With the Christmas holiday upon us, I was thinking back to some of my family traditions and remembering the hours I would spend from ages 5 through 17 setting up our "Christmas Village" under the tree.
I don't know how my family came into this tradition, but each year we would pick an addition to the growing town under our tree. It probably started with a train set, a couple of town houses, and eventually included ice ponds, bridges, little figurines, animals, light posts, trees, etc.
While one could argue that these pre-imagined components of an idyllic imaginary place did not offer much to creativity, it was amazing how much fun I had each year, starting fresh to create a re-visioning of our town, with new cotton snow landscapes, train routes, and narratives for the residents. Because no one else in my family was particularly interested in this opportunity for urban design, the vision was all mine. Thinking back on this now, I see our Christmas tradition as one of my first exercises in the design process. I also see an important aspect that sometimes gets lost in professional practice - Play!
Design is a creative process and play is a critical component in the development and act of creativity. Lego has long been championing research on the importance of play in childhood development, arguing that play is one of our brain's favorite ways to learn. It forces us to be active in our learning process, test capabilities and sparks intellectual curiosity, according to the Lego Foundation CEO.
Deep in the Joshua Tree National Forest, in the deserts of California, artist Phillip K. Smith III revealed his beautiful architectural play of light, the so-called “Lucid Stead” installation.
As Architects we have an incredible opportunity to bring play to our workplace. We learn this in our architectural education as part of the process. Often this involves playing with scale, orientation, use, and material. Always asking questions of what we've already made. It's as simple as the asking: "what if we turned this form upside down?" "what if this piece could move?" Sometimes the answers to these questions are impractical or just silly, but the point is that we ask them and continue to search for something new. According to Scott G. Eberle, Ph.D, editor of the American Journal of Play. “We don’t lose the need for novelty and pleasure as we grow up.”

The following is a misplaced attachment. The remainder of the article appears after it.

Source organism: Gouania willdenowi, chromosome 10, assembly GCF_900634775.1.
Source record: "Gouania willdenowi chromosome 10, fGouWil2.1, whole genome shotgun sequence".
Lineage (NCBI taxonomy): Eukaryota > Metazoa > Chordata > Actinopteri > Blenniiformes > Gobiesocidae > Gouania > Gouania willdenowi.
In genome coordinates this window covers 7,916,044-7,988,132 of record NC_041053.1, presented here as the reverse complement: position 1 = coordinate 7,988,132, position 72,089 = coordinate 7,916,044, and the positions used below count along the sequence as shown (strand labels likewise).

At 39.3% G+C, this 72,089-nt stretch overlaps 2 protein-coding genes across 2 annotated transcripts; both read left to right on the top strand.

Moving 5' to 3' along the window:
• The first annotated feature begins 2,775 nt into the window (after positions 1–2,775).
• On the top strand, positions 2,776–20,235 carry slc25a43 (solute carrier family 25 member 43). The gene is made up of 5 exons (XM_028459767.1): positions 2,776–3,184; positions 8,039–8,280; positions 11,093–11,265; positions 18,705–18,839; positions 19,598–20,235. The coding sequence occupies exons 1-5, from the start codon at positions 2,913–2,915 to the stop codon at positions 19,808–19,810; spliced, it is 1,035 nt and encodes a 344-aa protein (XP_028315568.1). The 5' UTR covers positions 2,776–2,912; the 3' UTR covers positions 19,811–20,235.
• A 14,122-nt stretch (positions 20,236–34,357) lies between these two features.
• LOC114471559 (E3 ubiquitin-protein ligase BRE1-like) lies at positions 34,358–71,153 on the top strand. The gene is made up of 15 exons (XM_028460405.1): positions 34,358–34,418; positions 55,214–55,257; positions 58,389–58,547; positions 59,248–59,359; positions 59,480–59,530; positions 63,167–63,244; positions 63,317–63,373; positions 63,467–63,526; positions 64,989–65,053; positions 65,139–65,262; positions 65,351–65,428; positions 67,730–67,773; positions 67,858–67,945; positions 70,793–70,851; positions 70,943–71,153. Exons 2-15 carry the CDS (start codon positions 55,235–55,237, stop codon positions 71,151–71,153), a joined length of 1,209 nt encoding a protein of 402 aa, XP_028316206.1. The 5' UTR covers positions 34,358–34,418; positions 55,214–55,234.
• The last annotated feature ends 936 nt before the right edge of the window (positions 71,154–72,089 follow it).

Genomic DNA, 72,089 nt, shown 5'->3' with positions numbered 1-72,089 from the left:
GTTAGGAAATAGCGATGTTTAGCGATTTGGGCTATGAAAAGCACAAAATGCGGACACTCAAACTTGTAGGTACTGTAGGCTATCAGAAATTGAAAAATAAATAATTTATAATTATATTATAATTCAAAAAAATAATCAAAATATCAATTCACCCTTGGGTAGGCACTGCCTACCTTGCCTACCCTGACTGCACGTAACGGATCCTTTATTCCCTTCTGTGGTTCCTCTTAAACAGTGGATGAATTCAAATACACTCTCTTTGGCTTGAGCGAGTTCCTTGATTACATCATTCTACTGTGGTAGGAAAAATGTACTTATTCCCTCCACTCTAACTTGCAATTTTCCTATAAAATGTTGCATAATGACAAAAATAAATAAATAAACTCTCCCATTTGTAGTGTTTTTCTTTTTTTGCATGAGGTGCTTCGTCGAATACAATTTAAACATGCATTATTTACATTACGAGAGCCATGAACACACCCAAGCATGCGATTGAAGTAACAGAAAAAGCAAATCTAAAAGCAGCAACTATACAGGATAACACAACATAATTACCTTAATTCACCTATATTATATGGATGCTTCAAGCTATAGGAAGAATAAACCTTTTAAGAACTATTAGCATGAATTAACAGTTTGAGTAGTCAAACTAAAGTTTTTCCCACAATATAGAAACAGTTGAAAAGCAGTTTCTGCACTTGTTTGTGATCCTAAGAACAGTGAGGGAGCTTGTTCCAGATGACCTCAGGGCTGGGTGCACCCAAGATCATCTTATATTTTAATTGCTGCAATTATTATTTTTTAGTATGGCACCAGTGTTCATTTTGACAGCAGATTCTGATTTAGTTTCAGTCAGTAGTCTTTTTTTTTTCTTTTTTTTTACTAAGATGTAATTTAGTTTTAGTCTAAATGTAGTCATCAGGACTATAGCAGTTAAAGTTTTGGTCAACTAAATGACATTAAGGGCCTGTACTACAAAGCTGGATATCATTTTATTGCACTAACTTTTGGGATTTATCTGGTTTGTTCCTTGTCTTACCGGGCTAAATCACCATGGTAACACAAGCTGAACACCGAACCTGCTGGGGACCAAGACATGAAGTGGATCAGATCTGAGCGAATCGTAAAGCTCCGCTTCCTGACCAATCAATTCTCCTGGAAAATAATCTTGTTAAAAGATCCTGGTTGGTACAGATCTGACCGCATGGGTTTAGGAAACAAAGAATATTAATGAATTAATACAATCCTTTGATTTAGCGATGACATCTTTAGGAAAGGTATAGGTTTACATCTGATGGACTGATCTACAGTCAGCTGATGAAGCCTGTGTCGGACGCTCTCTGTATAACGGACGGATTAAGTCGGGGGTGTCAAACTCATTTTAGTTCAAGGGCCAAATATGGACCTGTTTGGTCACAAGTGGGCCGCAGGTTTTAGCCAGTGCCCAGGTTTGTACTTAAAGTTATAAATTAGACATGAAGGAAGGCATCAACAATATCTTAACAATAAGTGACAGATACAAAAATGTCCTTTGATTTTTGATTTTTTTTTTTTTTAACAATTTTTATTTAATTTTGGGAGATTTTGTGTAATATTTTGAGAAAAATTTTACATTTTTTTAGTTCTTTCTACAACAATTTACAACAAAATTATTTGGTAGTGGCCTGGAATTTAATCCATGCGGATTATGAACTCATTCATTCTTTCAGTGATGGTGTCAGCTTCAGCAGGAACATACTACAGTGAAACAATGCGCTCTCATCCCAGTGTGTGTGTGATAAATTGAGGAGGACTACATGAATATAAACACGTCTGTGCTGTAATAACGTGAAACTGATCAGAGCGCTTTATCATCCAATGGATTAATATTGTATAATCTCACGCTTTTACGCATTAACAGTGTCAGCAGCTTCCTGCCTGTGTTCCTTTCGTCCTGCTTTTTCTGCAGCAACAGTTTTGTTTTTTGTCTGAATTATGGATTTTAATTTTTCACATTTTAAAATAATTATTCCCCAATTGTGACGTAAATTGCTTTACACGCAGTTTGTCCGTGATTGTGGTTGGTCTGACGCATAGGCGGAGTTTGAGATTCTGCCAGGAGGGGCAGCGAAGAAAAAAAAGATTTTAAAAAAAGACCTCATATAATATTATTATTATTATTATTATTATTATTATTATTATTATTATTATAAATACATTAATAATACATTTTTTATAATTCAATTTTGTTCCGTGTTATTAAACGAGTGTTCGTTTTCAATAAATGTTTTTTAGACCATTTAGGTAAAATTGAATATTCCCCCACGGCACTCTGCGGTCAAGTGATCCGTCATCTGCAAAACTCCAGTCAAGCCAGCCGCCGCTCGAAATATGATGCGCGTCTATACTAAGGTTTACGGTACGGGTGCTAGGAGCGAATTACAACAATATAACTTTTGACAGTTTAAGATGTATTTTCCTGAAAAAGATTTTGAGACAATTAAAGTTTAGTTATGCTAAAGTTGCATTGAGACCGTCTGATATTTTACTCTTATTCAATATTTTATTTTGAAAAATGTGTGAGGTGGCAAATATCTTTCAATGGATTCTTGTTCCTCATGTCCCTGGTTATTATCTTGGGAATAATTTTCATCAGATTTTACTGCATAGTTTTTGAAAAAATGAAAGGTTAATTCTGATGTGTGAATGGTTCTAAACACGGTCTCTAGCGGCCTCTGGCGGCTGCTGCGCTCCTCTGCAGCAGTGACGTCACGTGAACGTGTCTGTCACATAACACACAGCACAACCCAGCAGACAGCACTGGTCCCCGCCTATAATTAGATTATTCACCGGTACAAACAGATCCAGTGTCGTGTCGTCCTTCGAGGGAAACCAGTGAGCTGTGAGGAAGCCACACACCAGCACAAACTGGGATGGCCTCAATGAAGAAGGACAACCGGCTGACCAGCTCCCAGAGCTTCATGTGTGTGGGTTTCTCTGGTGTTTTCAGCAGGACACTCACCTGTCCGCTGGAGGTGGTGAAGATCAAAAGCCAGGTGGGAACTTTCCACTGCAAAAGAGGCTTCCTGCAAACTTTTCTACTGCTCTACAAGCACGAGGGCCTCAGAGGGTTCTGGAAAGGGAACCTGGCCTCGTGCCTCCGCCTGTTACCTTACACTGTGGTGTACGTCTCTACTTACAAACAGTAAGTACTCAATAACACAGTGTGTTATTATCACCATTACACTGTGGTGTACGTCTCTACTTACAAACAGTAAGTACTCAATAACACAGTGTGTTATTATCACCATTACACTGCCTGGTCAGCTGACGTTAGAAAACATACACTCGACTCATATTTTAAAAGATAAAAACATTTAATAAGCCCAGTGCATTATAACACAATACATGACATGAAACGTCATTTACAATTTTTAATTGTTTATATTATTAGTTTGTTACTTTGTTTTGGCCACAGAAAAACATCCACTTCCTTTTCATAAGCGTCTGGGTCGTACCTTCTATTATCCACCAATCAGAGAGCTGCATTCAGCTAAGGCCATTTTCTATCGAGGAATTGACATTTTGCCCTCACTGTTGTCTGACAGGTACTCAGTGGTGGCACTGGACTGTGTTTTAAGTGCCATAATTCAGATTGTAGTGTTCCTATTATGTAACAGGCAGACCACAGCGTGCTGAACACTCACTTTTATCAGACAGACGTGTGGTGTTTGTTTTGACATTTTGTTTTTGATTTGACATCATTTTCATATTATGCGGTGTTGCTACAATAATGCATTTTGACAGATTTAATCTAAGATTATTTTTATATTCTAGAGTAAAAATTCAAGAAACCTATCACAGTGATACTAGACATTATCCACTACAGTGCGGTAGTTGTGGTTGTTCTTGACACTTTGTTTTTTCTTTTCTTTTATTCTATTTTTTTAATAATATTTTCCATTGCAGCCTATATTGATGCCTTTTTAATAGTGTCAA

So, also as Architects, I believe we have a responsibility to create spaces that are engaging and novel. That is why I am so inspired by serious architects that expose their love of play.
Charles and Ray Eames often said that, “Toys are not really as innocent as they look. Toys and games are the prelude to serious ideas.” Five things that Charles & Ray teach us about play.
- Maritime Youth House, Bjarke Ingels Group
- Spun Chair, Thomas Heatherwick
- Teacup Ride, Disneyland
Play in the design process, through models, sketching or conversation helps us step away for a moment from the expectations of clients, building departments and even ourselves, creating space for new ideas to pop up.
This holiday season you may find yourself around kids and kids toys. Take some time to play. Maybe you'll have a new idea, or if nothing else, some fun!
Michele Flournoy, Designer